This summer, the news cycle was briefly exercised by the decision of a U.S. Olympic hammer-thrower to turn her back on the American flag during the national anthem, before unfurling a t-shirt emblazoned with the words, “Activist Athlete.” In the historical profession we’ve been used to this kind of thing for some time, with new publications taking the place of protest t-shirts. This garners less attention than in the world of sports but is surely a more significant development. Being an activist athlete, after all, should not necessarily make you a worse thrower of hammers, discuses, shotputs, or anything else. But being an “activist historian” emphatically does seem to make you a worse historian. At least, this must be the inevitable conclusion to be drawn from one of the latest books to emerge from the Stanford University history faculty.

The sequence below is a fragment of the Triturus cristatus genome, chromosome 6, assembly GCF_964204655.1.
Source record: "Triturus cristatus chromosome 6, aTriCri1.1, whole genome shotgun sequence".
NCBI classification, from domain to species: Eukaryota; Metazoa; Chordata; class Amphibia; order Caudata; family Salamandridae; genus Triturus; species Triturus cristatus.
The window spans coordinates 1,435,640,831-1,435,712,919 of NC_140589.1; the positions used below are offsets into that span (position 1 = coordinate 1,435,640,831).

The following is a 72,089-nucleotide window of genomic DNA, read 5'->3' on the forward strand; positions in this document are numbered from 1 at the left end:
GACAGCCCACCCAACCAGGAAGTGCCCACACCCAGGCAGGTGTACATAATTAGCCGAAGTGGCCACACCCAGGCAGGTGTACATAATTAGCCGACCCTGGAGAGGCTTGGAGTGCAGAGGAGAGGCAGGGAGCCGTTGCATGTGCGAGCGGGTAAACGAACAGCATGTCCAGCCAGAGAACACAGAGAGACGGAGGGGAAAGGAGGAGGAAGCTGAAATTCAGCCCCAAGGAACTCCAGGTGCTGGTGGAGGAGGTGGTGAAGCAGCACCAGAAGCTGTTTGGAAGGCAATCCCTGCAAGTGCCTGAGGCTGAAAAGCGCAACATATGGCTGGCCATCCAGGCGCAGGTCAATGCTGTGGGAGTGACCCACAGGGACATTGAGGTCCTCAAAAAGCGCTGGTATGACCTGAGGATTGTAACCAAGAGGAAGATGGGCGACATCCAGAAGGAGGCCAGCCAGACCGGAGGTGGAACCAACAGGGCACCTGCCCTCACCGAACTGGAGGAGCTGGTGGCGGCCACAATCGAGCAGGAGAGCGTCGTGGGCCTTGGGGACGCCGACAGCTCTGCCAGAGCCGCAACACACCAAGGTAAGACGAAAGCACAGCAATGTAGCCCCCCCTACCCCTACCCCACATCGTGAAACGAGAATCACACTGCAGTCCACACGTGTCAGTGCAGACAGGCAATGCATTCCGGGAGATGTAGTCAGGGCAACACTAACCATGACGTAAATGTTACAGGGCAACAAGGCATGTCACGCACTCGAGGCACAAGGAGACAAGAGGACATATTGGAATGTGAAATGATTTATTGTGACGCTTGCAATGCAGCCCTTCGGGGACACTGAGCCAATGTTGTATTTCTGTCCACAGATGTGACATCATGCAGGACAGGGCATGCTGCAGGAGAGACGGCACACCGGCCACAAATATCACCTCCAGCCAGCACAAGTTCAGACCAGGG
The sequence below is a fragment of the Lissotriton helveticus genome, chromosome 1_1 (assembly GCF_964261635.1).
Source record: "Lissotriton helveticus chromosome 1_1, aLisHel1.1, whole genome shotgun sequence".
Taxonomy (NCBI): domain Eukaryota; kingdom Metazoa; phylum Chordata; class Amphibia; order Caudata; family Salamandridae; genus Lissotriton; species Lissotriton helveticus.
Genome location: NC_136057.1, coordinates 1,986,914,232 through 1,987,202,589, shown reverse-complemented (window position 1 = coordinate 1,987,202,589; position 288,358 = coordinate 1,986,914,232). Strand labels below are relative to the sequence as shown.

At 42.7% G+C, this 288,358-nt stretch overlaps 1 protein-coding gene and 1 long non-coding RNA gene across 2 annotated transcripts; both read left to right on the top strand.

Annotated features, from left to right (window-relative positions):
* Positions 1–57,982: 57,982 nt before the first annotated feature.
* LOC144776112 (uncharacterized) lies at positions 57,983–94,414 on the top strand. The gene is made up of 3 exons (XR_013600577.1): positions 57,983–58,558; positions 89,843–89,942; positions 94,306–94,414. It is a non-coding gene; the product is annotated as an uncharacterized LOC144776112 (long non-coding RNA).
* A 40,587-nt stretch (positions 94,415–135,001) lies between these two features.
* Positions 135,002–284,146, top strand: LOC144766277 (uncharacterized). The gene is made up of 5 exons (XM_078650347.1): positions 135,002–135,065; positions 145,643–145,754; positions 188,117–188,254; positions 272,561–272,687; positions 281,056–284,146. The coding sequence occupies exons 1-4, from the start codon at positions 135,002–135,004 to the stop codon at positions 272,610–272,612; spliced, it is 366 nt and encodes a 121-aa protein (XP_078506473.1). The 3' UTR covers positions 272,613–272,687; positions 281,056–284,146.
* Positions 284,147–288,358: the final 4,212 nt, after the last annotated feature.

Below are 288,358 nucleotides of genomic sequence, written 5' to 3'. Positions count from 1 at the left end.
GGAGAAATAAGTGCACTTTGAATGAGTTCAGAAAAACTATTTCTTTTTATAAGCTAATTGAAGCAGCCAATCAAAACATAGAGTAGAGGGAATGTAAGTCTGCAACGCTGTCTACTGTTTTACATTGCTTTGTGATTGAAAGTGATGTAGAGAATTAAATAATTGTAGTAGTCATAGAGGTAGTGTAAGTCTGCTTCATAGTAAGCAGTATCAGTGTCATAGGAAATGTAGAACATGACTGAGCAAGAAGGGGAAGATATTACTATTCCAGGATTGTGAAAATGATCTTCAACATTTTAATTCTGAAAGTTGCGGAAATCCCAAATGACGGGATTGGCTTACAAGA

Priya Satia’s Time’s Monster: How History Makes History would not normally merit coverage in a magazine intended for those who enjoy reading the latest works of history and political thought. Indeed, even if one were wholly sympathetic with the book’s polemical aims, it would still be difficult to recommend that people read it, in light of its stream-of-consciousness style of composition and emetic prose. But Time’s Monster has captured the spirit of our present moment: on both sides of the

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